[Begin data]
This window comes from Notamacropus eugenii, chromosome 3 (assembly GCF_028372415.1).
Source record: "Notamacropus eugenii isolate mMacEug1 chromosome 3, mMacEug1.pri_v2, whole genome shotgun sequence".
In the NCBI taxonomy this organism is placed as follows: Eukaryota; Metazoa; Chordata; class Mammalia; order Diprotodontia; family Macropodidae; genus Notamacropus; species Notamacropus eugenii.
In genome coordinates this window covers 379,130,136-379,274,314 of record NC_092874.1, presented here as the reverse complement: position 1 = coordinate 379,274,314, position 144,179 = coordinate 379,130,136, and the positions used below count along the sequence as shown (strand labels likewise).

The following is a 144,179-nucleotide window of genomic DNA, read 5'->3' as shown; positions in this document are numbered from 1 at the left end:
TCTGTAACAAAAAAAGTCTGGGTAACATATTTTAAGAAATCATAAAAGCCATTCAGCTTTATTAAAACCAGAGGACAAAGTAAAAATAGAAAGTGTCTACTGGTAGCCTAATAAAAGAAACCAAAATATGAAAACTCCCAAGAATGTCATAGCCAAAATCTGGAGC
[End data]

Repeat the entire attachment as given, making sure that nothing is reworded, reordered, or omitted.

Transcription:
This window comes from Notamacropus eugenii, chromosome 3 (assembly GCF_028372415.1).
Source record: "Notamacropus eugenii isolate mMacEug1 chromosome 3, mMacEug1.pri_v2, whole genome shotgun sequence".
In the NCBI taxonomy this organism is placed as follows: Eukaryota; Metazoa; Chordata; class Mammalia; order Diprotodontia; family Macropodidae; genus Notamacropus; species Notamacropus eugenii.
In genome coordinates this window covers 379,130,136-379,274,314 of record NC_092874.1, presented here as the reverse complement: position 1 = coordinate 379,274,314, position 144,179 = coordinate 379,130,136, and the positions used below count along the sequence as shown (strand labels likewise).

The following is a 144,179-nucleotide window of genomic DNA, read 5'->3' as shown; positions in this document are numbered from 1 at the left end:
TCTGTAACAAAAAAAGTCTGGGTAACATATTTTAAGAAATCATAAAAGCCATTCAGCTTTATTAAAACCAGAGGACAAAGTAAAAATAGAAAGTGTCTACTGGTAGCCTAATAAAAGAAACCAAAATATGAAAACTCCCAAGAATGTCATAGCCAAAATCTGGAGC